Most of us know that the California Department of Fish and Wildlife is the state agency in charge of administering the California Endangered Species Act, which is the state’s version of the federal Endangered Species Act. CDFW is also the state agency that regulates certain work activities within streambeds. Under the California Fish and Game Code, CDFW has regulatory authority over the installation of culverts, bridge supports, erosion controls, or other such work within streambeds. But beware! CDFW’s regulatory reach has been extended significantly. A recent decision by a California Court of Appeal now gives CDFW regulatory authority over the mere taking of water out of its natural flow for agricultural purposes, even if the streambed itself is not altered to facilitate the taking of that water.
By way of background, before a person may start work in a streambed, typically he or she must submit a “notification” to CDFW informing the agency of the nature of the work and any anticipated impacts to waterways or special species habitats within or adjacent to those waterways due to that work. If CDFW determines the work may “substantially adversely affect” any fish and wildlife resources, then the agency will attempt to negotiate a “streambed alteration agreement” with the party. These agreements often include significant, and sometimes quite onerous, conditions and restrictions on development. Moreover, the whole process can take several months and typically requires some form of environmental clearance under the California Environmental Quality Act. Only after both (i) CDFW and the party performing the work have signed the agreement and (ii) all other necessary approvals have been obtained may work in the streambed commence.
In Siskiyou County Farm Bureau v. Department of Fish and Wildlife, the Third District Court of Appeal determined that this notification and agreement process applies to the removal of water from a streambed, even if that removal of water does not result in any alteration or obstruction of the streambed. The court’s determination was based on language in Section 1602 of the Fish and Game Code: “An entity may not substantially divert or obstruct the natural flow of, or substantially change or use any material from the bed, channel, or bank of, any river, stream, or lake, or deposit or dispose of debris, waste or other material containing crumbled, flaked, or ground pavement where it may pass into any river, stream, or lake, unless all of the following occur [listing notification and other requirements].” According to the court, this language unambiguously covers pumping (or otherwise taking) water from a stream, and not just diverting the streambed itself in order to remove water from a stream. In other words, the court found that this provision requires a water diverter to submit a notification to CDFW for a possible streambed alteration agreement, even if that water diversion includes nothing more than the mere act of pumping water from the stream.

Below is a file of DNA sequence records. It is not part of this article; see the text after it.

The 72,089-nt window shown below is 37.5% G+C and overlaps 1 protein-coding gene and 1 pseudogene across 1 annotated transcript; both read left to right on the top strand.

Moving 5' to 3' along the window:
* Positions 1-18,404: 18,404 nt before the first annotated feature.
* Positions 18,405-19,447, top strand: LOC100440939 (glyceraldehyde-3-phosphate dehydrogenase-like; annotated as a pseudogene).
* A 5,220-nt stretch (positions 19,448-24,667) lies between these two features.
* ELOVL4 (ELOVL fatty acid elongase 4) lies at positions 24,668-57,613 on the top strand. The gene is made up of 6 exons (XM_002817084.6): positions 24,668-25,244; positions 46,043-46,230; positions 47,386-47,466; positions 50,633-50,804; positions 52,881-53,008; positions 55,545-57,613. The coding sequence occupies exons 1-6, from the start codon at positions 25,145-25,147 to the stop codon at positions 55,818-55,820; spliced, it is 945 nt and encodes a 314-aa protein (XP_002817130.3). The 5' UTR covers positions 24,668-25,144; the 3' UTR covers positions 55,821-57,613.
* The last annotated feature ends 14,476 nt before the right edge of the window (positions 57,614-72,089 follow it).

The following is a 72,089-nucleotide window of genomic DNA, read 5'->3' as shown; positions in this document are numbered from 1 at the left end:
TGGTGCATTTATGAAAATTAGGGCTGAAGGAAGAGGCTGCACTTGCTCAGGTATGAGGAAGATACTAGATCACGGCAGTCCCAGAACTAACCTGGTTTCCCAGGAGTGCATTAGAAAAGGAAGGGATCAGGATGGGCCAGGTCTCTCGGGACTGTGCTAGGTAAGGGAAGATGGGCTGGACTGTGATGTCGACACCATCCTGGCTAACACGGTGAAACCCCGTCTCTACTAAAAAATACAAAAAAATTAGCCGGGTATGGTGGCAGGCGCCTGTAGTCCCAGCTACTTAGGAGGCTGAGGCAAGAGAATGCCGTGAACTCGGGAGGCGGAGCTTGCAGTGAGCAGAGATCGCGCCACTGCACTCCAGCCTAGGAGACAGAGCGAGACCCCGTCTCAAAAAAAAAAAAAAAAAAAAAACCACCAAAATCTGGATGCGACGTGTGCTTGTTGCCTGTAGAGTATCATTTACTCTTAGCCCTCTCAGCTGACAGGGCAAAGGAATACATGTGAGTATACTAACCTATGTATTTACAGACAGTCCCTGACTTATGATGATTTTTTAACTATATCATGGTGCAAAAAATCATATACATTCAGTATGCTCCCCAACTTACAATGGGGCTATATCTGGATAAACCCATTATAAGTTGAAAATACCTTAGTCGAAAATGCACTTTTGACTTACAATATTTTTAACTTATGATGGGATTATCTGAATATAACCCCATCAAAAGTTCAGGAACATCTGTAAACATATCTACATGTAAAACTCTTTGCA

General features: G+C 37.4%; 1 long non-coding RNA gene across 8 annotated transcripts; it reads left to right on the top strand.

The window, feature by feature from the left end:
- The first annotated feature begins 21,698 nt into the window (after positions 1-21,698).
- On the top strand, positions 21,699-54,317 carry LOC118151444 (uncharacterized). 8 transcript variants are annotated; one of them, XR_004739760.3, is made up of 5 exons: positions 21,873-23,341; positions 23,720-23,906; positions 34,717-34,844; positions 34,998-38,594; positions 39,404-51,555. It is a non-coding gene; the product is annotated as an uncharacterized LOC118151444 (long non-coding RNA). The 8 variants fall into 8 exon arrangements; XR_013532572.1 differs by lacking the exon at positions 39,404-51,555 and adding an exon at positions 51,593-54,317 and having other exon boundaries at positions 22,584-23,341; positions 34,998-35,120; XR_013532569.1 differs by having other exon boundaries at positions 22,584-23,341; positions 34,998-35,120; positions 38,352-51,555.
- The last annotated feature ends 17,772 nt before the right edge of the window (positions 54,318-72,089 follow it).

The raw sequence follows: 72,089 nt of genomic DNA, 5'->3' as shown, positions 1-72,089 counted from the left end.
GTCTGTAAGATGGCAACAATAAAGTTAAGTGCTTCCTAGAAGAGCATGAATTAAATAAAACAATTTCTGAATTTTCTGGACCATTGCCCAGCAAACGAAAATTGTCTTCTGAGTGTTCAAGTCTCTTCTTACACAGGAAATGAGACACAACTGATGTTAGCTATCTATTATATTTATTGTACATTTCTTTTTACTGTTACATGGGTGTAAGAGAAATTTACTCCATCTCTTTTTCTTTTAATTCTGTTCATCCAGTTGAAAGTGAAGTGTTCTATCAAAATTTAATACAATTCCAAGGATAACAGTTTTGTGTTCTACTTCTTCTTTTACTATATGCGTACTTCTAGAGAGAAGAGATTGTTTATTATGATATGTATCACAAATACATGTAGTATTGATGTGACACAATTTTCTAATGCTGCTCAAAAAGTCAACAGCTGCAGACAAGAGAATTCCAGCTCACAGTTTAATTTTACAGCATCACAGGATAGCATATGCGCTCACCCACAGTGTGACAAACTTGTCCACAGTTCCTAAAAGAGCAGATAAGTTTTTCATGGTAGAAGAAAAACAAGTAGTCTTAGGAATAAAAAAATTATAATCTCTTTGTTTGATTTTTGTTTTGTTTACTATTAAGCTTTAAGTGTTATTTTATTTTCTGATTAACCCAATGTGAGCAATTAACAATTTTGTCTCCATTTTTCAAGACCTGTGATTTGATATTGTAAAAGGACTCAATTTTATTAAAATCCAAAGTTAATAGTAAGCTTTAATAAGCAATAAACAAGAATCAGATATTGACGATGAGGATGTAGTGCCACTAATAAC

This broad interpretation of CDFW’s jurisdictional reach is sure to open the regulatory floodgates. The practical effects of requiring every water diverter in the state to submit to CDFW a notification under the Fish and Game Code before merely pumping water from a streambed are difficult to imagine, given the paperwork and process this would require and CDFW’s budgetary constraints. Compounding these logistical difficulties is the fact that the drought in California likely will require creative water conveyance arrangements, many of which may require pumping from streambeds to move water from wetter to drier regions of the state. Those kinds of activities now have one additional regulatory hurdle to scale.